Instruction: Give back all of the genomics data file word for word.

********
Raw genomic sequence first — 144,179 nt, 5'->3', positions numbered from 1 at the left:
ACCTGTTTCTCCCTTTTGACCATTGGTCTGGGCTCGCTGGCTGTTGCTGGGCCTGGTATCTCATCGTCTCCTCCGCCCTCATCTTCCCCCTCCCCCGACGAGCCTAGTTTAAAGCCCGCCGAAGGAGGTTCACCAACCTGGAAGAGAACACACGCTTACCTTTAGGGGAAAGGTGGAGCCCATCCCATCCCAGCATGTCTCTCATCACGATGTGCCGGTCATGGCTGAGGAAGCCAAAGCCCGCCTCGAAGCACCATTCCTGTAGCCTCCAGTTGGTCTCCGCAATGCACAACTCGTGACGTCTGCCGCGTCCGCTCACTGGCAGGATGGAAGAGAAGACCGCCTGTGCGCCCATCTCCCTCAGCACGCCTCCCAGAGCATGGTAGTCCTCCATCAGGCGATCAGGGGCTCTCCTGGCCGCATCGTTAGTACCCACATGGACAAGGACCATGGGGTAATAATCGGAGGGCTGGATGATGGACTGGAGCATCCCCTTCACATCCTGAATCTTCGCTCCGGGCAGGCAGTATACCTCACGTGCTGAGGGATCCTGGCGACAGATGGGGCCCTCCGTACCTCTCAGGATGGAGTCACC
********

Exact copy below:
Raw genomic sequence first — 144,179 nt, 5'->3', positions numbered from 1 at the left:
ACCTGTTTCTCCCTTTTGACCATTGGTCTGGGCTCGCTGGCTGTTGCTGGGCCTGGTATCTCATCGTCTCCTCCGCCCTCATCTTCCCCCTCCCCCGACGAGCCTAGTTTAAAGCCCGCCGAAGGAGGTTCACCAACCTGGAAGAGAACACACGCTTACCTTTAGGGGAAAGGTGGAGCCCATCCCATCCCAGCATGTCTCTCATCACGATGTGCCGGTCATGGCTGAGGAAGCCAAAGCCCGCCTCGAAGCACCATTCCTGTAGCCTCCAGTTGGTCTCCGCAATGCACAACTCGTGACGTCTGCCGCGTCCGCTCACTGGCAGGATGGAAGAGAAGACCGCCTGTGCGCCCATCTCCCTCAGCACGCCTCCCAGAGCATGGTAGTCCTCCATCAGGCGATCAGGGGCTCTCCTGGCCGCATCGTTAGTACCCACATGGACAAGGACCATGGGGTAATAATCGGAGGGCTGGATGATGGACTGGAGCATCCCCTTCACATCCTGAATCTTCGCTCCGGGCAGGCAGTATACCTCACGTGCTGAGGGATCCTGGCGACAGATGGGGCCCTCCGTACCTCTCAGGATGGAGTCACC